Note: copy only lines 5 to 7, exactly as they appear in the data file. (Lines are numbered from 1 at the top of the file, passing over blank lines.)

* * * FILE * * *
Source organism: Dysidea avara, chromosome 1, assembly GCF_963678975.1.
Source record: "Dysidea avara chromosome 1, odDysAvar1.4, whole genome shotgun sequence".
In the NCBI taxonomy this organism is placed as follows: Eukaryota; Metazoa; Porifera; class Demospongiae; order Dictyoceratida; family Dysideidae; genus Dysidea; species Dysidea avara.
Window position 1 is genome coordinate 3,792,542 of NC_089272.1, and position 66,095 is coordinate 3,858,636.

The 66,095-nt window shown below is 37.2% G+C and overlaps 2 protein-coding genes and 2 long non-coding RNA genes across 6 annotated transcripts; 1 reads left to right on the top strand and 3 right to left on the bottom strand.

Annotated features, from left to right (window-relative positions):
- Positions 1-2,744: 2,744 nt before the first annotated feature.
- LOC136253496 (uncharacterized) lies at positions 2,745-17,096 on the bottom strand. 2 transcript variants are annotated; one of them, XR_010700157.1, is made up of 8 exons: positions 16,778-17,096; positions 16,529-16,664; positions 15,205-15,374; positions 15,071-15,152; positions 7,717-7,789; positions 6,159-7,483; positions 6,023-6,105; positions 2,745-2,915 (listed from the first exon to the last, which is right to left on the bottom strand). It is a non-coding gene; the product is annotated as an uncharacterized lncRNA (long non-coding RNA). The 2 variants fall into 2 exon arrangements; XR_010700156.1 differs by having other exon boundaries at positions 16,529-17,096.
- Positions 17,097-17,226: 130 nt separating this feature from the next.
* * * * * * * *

The 66,095-nt window shown below is 37.2% G+C and overlaps 2 protein-coding genes and 2 long non-coding RNA genes across 6 annotated transcripts; 1 reads left to right on the top strand and 3 right to left on the bottom strand.

Annotated features, from left to right (window-relative positions):
- Positions 1-2,744: 2,744 nt before the first annotated feature.